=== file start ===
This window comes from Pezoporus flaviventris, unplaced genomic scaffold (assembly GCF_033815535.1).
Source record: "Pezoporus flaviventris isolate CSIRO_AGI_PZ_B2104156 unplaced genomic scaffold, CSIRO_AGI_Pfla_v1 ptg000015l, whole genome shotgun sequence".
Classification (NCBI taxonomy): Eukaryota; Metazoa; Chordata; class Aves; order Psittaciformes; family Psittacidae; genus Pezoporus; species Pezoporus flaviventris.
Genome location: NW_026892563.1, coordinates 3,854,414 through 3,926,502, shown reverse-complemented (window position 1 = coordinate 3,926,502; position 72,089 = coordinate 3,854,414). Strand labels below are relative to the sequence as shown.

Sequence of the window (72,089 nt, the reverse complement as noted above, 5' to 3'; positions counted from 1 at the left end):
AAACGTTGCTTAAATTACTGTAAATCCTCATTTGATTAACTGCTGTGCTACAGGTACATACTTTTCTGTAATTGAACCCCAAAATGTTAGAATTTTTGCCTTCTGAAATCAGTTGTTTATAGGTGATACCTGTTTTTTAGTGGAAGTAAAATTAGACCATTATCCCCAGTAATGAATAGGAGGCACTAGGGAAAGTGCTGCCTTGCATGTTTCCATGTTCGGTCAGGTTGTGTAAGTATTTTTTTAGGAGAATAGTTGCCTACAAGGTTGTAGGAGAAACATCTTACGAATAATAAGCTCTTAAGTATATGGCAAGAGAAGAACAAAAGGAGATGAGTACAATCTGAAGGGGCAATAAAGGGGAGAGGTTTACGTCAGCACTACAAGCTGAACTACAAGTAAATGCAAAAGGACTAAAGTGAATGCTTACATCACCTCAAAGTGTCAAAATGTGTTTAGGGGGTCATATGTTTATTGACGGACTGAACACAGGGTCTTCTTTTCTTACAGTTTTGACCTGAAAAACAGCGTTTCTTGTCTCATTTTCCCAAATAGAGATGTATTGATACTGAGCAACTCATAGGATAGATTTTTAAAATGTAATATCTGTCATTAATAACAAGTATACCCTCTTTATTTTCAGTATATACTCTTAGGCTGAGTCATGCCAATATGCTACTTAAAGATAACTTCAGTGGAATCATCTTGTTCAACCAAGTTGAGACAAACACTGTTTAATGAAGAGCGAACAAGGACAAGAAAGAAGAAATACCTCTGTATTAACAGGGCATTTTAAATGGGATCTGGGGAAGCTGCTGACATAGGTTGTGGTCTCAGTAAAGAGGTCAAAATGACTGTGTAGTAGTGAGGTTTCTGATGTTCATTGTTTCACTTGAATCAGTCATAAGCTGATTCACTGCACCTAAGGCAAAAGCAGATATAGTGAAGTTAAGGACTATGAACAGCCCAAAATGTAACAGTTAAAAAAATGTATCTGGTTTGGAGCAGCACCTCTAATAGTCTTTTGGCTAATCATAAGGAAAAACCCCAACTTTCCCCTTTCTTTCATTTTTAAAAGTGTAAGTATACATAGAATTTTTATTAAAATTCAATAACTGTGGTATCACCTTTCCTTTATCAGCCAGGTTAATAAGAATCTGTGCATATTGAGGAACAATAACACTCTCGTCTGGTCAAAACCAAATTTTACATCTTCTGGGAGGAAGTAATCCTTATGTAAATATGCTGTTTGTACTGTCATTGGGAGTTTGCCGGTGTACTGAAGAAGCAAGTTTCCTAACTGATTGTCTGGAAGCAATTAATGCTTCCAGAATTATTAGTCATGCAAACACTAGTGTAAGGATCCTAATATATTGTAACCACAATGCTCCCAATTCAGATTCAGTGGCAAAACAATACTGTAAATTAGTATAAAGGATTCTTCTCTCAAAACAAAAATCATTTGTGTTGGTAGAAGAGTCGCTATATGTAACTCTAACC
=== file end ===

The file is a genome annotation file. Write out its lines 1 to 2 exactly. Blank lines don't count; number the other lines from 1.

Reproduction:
This window comes from Pezoporus flaviventris, unplaced genomic scaffold (assembly GCF_033815535.1).
Source record: "Pezoporus flaviventris isolate CSIRO_AGI_PZ_B2104156 unplaced genomic scaffold, CSIRO_AGI_Pfla_v1 ptg000015l, whole genome shotgun sequence".